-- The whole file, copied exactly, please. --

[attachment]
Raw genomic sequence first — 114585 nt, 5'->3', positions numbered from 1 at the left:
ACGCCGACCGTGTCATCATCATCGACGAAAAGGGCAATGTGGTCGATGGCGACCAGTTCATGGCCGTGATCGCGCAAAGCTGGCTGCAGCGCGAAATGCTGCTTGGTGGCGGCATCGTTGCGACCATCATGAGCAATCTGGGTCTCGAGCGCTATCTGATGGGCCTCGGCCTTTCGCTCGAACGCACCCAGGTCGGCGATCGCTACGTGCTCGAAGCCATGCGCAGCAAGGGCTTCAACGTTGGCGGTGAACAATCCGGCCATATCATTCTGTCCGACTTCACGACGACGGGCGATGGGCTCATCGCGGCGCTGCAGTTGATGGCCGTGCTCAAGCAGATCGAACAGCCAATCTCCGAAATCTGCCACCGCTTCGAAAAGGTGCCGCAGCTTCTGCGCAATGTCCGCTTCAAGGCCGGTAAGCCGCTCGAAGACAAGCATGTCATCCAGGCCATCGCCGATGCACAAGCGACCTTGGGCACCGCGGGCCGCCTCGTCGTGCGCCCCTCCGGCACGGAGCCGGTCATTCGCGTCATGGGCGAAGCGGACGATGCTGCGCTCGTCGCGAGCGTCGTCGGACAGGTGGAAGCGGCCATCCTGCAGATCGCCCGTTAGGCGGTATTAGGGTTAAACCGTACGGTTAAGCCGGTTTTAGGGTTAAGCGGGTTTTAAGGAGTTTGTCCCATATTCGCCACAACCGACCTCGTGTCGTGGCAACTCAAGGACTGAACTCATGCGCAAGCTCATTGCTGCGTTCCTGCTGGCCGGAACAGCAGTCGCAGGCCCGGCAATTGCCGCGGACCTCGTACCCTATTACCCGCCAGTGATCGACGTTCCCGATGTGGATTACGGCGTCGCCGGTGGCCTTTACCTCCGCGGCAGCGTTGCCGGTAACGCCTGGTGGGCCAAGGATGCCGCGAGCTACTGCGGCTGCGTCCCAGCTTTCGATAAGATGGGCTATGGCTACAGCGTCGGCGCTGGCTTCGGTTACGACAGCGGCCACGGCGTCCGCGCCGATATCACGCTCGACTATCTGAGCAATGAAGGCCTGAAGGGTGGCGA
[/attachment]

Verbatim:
Raw genomic sequence first — 114585 nt, 5'->3', positions numbered from 1 at the left:
ACGCCGACCGTGTCATCATCATCGACGAAAAGGGCAATGTGGTCGATGGCGACCAGTTCATGGCCGTGATCGCGCAAAGCTGGCTGCAGCGCGAAATGCTGCTTGGTGGCGGCATCGTTGCGACCATCATGAGCAATCTGGGTCTCGAGCGCTATCTGATGGGCCTCGGCCTTTCGCTCGAACGCACCCAGGTCGGCGATCGCTACGTGCTCGAAGCCATGCGCAGCAAGGGCTTCAACGTTGGCGGTGAACAATCCGGCCATATCATTCTGTCCGACTTCACGACGACGGGCGATGGGCTCATCGCGGCGCTGCAGTTGATGGCCGTGCTCAAGCAGATCGAACAGCCAATCTCCGAAATCTGCCACCGCTTCGAAAAGGTGCCGCAGCTTCTGCGCAATGTCCGCTTCAAGGCCGGTAAGCCGCTCGAAGACAAGCATGTCATCCAGGCCATCGCCGATGCACAAGCGACCTTGGGCACCGCGGGCCGCCTCGTCGTGCGCCCCTCCGGCACGGAGCCGGTCATTCGCGTCATGGGCGAAGCGGACGATGCTGCGCTCGTCGCGAGCGTCGTCGGACAGGTGGAAGCGGCCATCCTGCAGATCGCCCGTTAGGCGGTATTAGGGTTAAACCGTACGGTTAAGCCGGTTTTAGGGTTAAGCGGGTTTTAAGGAGTTTGTCCCATATTCGCCACAACCGACCTCGTGTCGTGGCAACTCAAGGACTGAACTCATGCGCAAGCTCATTGCTGCGTTCCTGCTGGCCGGAACAGCAGTCGCAGGCCCGGCAATTGCCGCGGACCTCGTACCCTATTACCCGCCAGTGATCGACGTTCCCGATGTGGATTACGGCGTCGCCGGTGGCCTTTACCTCCGCGGCAGCGTTGCCGGTAACGCCTGGTGGGCCAAGGATGCCGCGAGCTACTGCGGCTGCGTCCCAGCTTTCGATAAGATGGGCTATGGCTACAGCGTCGGCGCTGGCTTCGGTTACGACAGCGGCCACGGCGTCCGCGCCGATATCACGCTCGACTATCTGAGCAATGAAGGCCTGAAGGGTGGCGA